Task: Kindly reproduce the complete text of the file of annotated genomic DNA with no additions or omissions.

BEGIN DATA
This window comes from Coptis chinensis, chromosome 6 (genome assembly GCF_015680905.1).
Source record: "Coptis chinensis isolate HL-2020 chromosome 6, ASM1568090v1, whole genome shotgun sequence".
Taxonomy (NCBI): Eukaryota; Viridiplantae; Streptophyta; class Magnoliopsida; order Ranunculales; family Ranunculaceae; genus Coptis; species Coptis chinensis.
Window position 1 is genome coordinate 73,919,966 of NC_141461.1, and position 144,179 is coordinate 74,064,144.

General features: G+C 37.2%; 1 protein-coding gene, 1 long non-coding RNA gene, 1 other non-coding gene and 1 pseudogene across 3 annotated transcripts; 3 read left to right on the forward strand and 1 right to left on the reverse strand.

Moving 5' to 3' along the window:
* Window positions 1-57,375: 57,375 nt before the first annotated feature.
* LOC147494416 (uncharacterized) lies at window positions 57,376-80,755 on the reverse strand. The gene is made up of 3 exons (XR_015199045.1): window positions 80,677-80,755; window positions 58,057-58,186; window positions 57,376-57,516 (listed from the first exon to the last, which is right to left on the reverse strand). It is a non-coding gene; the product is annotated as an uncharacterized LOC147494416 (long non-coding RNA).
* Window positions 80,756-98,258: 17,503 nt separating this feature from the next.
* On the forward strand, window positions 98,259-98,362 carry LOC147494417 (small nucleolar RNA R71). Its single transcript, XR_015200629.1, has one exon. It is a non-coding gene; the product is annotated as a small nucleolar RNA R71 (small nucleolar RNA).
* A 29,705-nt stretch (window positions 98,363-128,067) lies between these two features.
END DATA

This window comes from Coptis chinensis, chromosome 6 (genome assembly GCF_015680905.1).
Source record: "Coptis chinensis isolate HL-2020 chromosome 6, ASM1568090v1, whole genome shotgun sequence".
Taxonomy (NCBI): Eukaryota; Viridiplantae; Streptophyta; class Magnoliopsida; order Ranunculales; family Ranunculaceae; genus Coptis; species Coptis chinensis.
Window position 1 is genome coordinate 73,919,966 of NC_141461.1, and position 144,179 is coordinate 74,064,144.

General features: G+C 37.2%; 1 protein-coding gene, 1 long non-coding RNA gene, 1 other non-coding gene and 1 pseudogene across 3 annotated transcripts; 3 read left to right on the forward strand and 1 right to left on the reverse strand.

Moving 5' to 3' along the window:
* Window positions 1-57,375: 57,375 nt before the first annotated feature.
* LOC147494416 (uncharacterized) lies at window positions 57,376-80,755 on the reverse strand. The gene is made up of 3 exons (XR_015199045.1): window positions 80,677-80,755; window positions 58,057-58,186; window positions 57,376-57,516 (listed from the first exon to the last, which is right to left on the reverse strand). It is a non-coding gene; the product is annotated as an uncharacterized LOC147494416 (long non-coding RNA).
* Window positions 80,756-98,258: 17,503 nt separating this feature from the next.
* On the forward strand, window positions 98,259-98,362 carry LOC147494417 (small nucleolar RNA R71). Its single transcript, XR_015200629.1, has one exon. It is a non-coding gene; the product is annotated as a small nucleolar RNA R71 (small nucleolar RNA).
* A 29,705-nt stretch (window positions 98,363-128,067) lies between these two features.